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WASHINGTON — These are the final days of this pre-election Congress, the last chance to make an impression for Americans to carry to the voting booth. Nowhere is this clearer than in the House, where members are trying to keep busy while the Senate brokers a spending deal to simultaneously keep the lights on in the federal government and shut them off in the halls of Congress as everyone heads home to campaign.

Peddling pamphlets

Speaker Paul D. Ryan of Wisconsin has a six-part plan to address some of the nation’s most pressing problems. Perhaps you’ve heard of it: the “Better Way.”

Mr. Ryan has spent the summer pitching his House Republican agenda on issues like poverty and health care (including a long-promised replacement for the 2010 Affordable Care Act, which left out such details as its cost). Here was his answer to the dearth of policy prescriptions in this election cycle, a buoy for his members to cling to, outlined in a slim brochure, tucked in the interior pocket of his dark suits for months and brandished like a talisman against the braying media.

To be sure, pamphlets occupy a sacred place in the American story — Thomas Paine employed them to help inspire the American Revolution. John A. Boehner, Mr. Ryan’s predecessor, had his own brochure, a little red number listing the points of his jobs plan, which he promoted in the lead-up to the 2012 presidential election.

But with Election Day drawing near, it seems Mr. Ryan’s stash of the 20,000 pamphlets he had printed up may be running low.

“If you go to our Better Way agenda at betterway.gop. …” Mr. Ryan started during a briefing Thursday, reaching into his pocket.

“I’ve heard of it,” a reporter interjected, to chuckles.

“I actually don’t have my pamphlet with me,” the speaker said, looking to a staff member, who rushed forward with one.

“No, it’s O.K.,” the reporter replied.

Remember that sit-in?

Republican leaders still might (just wait, it’s coming, they promise) introduce sanctions against the Democrats who seized the House floor for 25 hours in June. Democrats have greeted that threatened punishment with all the false horror of Br’er Rabbit at the briar patch.

Republicans are still dangling the prospect of penalties for alleged violations of House decorum — including sitting on the floor, using cellphones to record and, more seriously, fund-raising with images from the protest — and Democrats are thrilled.

They know sanctions would remind voters of the sit-in led by Representative John Lewis of Georgia, a civil rights leader, that went viral on social media, energizing their base as thousands tuned into livestreams broadcast from lawmakers’ cellphones. It might also remind those voters that the House has not acted on gun control legislation since then.

Republicans know that, too — which seems to be why those sanctions have not materialized since leaders met with the sergeant-at-arms office before the seven-week summer recess. With some of their members still outraged by what they consider egregious violations of House rules, leaders are content to bring it up every so often while the rank-and-file wait, the Godot of legislative wrist-slaps.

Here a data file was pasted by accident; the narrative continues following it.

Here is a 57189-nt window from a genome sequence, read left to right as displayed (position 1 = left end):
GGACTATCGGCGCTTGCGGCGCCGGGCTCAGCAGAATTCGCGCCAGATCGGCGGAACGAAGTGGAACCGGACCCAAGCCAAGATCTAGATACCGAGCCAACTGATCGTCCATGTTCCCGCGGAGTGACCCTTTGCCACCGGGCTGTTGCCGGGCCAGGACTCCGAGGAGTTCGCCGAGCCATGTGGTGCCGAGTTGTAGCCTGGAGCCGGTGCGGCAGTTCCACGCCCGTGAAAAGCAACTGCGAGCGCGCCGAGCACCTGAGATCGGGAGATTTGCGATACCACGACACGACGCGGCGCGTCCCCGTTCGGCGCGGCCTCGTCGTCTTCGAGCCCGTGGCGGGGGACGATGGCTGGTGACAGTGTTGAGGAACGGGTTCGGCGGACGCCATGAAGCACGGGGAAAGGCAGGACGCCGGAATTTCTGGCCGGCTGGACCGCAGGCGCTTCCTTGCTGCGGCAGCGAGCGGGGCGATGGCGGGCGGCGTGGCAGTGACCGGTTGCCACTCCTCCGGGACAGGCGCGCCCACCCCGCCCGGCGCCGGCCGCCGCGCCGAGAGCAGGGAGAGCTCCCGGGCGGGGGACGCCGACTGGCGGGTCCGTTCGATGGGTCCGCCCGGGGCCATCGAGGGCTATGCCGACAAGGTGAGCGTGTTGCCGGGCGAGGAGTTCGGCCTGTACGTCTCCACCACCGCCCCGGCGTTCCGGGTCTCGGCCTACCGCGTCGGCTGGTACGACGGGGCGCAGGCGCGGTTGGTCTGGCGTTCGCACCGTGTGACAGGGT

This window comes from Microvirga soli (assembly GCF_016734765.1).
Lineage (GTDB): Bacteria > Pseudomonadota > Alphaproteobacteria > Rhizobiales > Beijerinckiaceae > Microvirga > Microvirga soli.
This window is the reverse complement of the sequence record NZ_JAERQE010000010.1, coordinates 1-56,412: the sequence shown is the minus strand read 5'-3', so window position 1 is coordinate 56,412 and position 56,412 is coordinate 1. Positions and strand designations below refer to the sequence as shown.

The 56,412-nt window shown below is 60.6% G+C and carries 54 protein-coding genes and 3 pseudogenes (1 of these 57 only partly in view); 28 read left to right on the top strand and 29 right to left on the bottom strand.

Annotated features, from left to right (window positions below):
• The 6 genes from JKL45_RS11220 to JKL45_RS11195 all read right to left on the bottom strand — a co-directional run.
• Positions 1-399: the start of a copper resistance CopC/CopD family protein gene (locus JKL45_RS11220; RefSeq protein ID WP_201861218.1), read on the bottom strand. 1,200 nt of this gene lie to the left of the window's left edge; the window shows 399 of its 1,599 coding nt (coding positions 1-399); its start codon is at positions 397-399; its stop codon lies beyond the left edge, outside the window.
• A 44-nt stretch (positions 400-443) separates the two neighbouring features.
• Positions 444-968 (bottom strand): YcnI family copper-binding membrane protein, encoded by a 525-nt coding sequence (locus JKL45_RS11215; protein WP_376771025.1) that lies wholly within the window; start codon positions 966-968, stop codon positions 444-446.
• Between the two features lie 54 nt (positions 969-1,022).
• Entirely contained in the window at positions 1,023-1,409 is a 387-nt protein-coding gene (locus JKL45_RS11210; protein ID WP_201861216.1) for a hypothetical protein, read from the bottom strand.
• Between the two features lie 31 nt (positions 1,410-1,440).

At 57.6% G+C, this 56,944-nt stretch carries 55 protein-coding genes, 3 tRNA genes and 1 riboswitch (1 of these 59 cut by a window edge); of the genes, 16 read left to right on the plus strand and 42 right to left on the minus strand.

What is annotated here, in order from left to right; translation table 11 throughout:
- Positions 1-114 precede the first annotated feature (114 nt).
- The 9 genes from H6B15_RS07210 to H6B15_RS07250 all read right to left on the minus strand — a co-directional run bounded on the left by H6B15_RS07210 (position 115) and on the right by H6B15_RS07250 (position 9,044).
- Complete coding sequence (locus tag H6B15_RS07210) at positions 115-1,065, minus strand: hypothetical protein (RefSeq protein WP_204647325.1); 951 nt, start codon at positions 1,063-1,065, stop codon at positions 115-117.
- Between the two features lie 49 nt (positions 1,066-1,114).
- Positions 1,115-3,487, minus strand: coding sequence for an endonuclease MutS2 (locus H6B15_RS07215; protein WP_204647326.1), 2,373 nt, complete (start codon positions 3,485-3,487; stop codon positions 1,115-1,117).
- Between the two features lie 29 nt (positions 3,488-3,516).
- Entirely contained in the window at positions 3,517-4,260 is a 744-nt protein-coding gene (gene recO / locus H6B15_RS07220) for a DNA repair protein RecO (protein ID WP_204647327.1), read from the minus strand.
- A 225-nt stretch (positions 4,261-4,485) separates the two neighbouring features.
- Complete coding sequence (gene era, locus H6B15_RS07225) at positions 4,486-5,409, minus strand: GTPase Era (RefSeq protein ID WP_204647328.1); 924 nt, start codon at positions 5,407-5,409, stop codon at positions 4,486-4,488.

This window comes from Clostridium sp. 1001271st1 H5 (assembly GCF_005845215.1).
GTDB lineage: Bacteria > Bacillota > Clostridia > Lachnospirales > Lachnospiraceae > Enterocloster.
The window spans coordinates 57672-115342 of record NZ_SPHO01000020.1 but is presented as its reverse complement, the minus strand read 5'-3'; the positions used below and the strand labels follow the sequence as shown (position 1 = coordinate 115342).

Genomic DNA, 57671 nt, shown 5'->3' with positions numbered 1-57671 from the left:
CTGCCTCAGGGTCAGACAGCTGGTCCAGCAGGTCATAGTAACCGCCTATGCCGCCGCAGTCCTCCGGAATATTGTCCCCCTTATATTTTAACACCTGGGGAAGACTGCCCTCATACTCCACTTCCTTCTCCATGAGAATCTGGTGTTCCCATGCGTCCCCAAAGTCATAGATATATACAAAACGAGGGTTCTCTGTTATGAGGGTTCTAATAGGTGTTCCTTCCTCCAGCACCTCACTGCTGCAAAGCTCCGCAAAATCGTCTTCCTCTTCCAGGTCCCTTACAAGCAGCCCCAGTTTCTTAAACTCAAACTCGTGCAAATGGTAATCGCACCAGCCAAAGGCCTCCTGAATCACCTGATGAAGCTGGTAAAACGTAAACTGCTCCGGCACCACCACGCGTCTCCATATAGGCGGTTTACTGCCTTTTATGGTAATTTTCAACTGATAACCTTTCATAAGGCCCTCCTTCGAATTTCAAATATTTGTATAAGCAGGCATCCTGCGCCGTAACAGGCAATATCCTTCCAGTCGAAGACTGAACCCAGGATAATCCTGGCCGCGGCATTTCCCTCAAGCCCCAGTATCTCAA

Thanks for nothing

Representative Tim Huelskamp, Republican of Kansas, sat near the back of the chamber on Tuesday afternoon, away from the House’s cameras, as he demanded one time-consuming roll call vote after another on a succession of uncontroversial bills.

It was supposed to be quiet on the House’s side of the Capitol, where members were to churn through 34 voice votes while the Senate worked on its spending bill to keep the government funded past Sept. 30.

Enter Mr. Huelskamp, with a parting gift for the leaders of his own party who did nothing to save him in the primary he lost last month. He was like a recalcitrant student trashing the principal’s office after he learns he’s been expelled.

Since his defeat, Mr. Huelskamp has shown no interest in changing his storied history of rubbing his own party the wrong way. Last week he threatened to force an impeachment vote on the Internal Revenue Service commissioner, rejecting an agreement brokered by the House Freedom Caucus — of which he is a member. On Thursday he criticized President Obama in a Twitter message in which he referred to those protesting a police shooting in Charlotte as “hoodlums.”

And there he was Tuesday, fiddling with his phone as he waited to request, 19 times in all, a formal record of his colleagues’ yeas and nays on matters like whether Olympic and Paralympic athletes should have to pay taxes on their winnings.

The voice vote, a way to plow through legislation unlikely to attract much opposition, troubles some conservative Republicans who worry about passing bills without the transparency of a thorough debate and recorded vote, said Alyssa Farah, spokeswoman for the House Freedom Caucus. They are often called on days when members are returning from their districts. (Two other Republicans showed up to request a few roll call votes Tuesday.)

The House squeezed in votes on a few of Mr. Huelskamp’s requested roll calls later that evening — all of which passed, including one that would bar restricting the Government Accountability Office’s access to information; it passed 404 to 0, with Mr. Huelskamp’s support.

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